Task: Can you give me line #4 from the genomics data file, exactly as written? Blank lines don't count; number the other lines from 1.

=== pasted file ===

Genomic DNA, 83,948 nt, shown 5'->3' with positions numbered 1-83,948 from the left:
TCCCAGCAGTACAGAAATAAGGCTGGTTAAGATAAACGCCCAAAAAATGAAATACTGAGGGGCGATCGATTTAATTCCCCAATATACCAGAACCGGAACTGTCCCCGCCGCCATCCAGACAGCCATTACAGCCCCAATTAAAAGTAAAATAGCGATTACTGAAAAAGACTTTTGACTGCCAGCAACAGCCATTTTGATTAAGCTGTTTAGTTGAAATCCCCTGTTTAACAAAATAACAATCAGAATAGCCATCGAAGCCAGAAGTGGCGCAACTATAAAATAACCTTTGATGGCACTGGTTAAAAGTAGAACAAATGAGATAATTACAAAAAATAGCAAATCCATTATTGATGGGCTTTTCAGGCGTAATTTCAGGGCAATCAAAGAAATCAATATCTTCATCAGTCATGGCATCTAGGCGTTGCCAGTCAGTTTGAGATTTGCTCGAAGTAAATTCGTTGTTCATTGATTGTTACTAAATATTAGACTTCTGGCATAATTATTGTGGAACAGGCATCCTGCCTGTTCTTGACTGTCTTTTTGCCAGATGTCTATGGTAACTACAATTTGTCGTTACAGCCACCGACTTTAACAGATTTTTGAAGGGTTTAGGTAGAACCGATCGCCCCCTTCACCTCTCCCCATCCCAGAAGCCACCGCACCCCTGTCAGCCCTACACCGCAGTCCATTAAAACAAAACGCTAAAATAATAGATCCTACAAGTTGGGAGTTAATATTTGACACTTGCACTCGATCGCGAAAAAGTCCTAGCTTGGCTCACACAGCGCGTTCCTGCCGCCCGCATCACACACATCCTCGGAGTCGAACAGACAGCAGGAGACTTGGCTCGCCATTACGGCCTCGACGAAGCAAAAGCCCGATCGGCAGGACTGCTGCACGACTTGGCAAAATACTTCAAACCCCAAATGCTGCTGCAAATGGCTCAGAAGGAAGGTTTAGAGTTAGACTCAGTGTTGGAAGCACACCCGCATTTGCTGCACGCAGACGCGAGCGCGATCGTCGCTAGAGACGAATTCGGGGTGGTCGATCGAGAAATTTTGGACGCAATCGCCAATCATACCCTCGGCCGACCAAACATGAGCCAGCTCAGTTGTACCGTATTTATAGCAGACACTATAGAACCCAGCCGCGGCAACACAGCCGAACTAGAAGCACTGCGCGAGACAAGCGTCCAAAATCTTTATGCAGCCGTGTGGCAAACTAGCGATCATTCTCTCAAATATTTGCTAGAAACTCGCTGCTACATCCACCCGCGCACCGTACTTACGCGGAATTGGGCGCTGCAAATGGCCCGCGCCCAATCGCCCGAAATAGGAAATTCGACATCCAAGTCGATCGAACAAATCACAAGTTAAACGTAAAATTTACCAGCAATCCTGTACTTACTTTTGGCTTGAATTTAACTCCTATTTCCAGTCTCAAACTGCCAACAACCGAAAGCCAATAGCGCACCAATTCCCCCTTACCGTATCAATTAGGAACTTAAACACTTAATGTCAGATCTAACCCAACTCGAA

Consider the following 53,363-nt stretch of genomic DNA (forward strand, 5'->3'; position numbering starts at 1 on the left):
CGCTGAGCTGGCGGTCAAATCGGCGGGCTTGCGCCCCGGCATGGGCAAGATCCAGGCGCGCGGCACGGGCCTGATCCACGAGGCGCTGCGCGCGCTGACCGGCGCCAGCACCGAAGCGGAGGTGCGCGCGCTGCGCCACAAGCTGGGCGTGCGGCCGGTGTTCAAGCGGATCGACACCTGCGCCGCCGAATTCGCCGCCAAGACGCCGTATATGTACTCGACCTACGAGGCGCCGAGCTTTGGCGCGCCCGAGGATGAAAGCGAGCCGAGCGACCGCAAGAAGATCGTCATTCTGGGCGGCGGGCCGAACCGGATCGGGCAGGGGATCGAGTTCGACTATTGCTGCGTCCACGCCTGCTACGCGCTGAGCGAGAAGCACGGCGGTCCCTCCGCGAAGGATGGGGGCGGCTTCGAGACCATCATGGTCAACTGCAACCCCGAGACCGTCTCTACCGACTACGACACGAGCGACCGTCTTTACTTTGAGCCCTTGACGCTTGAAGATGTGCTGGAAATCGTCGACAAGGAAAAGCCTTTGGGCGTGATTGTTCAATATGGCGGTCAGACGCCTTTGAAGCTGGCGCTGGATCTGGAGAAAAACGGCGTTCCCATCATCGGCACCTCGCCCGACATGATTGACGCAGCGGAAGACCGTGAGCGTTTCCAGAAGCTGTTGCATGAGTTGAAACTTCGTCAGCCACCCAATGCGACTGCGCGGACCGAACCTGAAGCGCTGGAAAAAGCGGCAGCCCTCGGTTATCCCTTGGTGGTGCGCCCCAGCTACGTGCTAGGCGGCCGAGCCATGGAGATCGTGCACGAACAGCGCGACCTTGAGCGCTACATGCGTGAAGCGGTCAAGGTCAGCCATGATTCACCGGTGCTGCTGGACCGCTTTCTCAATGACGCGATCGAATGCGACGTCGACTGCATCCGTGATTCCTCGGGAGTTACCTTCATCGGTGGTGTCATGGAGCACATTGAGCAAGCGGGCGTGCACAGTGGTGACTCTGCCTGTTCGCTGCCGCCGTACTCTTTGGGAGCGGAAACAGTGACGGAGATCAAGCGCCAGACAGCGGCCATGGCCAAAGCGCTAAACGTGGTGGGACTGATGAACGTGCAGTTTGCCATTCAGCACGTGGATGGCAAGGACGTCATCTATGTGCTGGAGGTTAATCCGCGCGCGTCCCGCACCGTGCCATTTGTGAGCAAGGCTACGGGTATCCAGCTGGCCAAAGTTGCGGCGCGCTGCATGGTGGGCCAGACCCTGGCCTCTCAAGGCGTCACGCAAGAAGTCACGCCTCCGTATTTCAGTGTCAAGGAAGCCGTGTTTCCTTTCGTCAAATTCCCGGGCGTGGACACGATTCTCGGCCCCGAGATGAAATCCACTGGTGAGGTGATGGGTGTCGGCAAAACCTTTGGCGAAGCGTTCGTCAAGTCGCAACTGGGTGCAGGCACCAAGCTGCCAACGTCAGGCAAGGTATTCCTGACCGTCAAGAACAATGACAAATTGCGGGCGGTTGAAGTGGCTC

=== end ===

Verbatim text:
CGCTGAGCTGGCGGTCAAATCGGCGGGCTTGCGCCCCGGCATGGGCAAGATCCAGGCGCGCGGCACGGGCCTGATCCACGAGGCGCTGCGCGCGCTGACCGGCGCCAGCACCGAAGCGGAGGTGCGCGCGCTGCGCCACAAGCTGGGCGTGCGGCCGGTGTTCAAGCGGATCGACACCTGCGCCGCCGAATTCGCCGCCAAGACGCCGTATATGTACTCGACCTACGAGGCGCCGAGCTTTGGCGCGCCCGAGGATGAAAGCGAGCCGAGCGACCGCAAGAAGATCGTCATTCTGGGCGGCGGGCCGAACCGGATCGGGCAGGGGATCGAGTTCGACTATTGCTGCGTCCACGCCTGCTACGCGCTGAGCGAGAAGCACGGCGGTCCCTCCGCGAAGGATGGGGGCGGCTTCGAGACCATCATGGTCAACTGCAACCCCGAGACCGTCTCTACCGACTACGACACGAGCGACCGTCTTTACTTTGAGCCCTTGACGCTTGAAGATGTGCTGGAAATCGTCGACAAGGAAAAGCCTTTGGGCGTGATTGTTCAATATGGCGGTCAGACGCCTTTGAAGCTGGCGCTGGATCTGGAGAAAAACGGCGTTCCCATCATCGGCACCTCGCCCGACATGATTGACGCAGCGGAAGACCGTGAGCGTTTCCAGAAGCTGTTGCATGAGTTGAAACTTCGTCAGCCACCCAATGCGACTGCGCGGACCGAACCTGAAGCGCTGGAAAAAGCGGCAGCCCTCGGTTATCCCTTGGTGGTGCGCCCCAGCTACGTGCTAGGCGGCCGAGCCATGGAGATCGTGCACGAACAGCGCGACCTTGAGCGCTACATGCGTGAAGCGGTCAAGGTCAGCCATGATTCACCGGTGCTGCTGGACCGCTTTCTCAATGACGCGATCGAATGCGACGTCGACTGCATCCGTGATTCCTCGGGAGTTACCTTCATCGGTGGTGTCATGGAGCACATTGAGCAAGCGGGCGTGCACAGTGGTGACTCTGCCTGTTCGCTGCCGCCGTACTCTTTGGGAGCGGAAACAGTGACGGAGATCAAGCGCCAGACAGCGGCCATGGCCAAAGCGCTAAACGTGGTGGGACTGATGAACGTGCAGTTTGCCATTCAGCACGTGGATGGCAAGGACGTCATCTATGTGCTGGAGGTTAATCCGCGCGCGTCCCGCACCGTGCCATTTGTGAGCAAGGCTACGGGTATCCAGCTGGCCAAAGTTGCGGCGCGCTGCATGGTGGGCCAGACCCTGGCCTCTCAAGGCGTCACGCAAGAAGTCACGCCTCCGTATTTCAGTGTCAAGGAAGCCGTGTTTCCTTTCGTCAAATTCCCGGGCGTGGACACGATTCTCGGCCCCGAGATGAAATCCACTGGTGAGGTGATGGGTGTCGGCAAAACCTTTGGCGAAGCGTTCGTCAAGTCGCAACTGGGTGCAGGCACCAAGCTGCCAACGTCAGGCAAGGTATTCCTGACCGTCAAGAACAATGACAAATTGCGGGCGGTTGAAGTGGCTC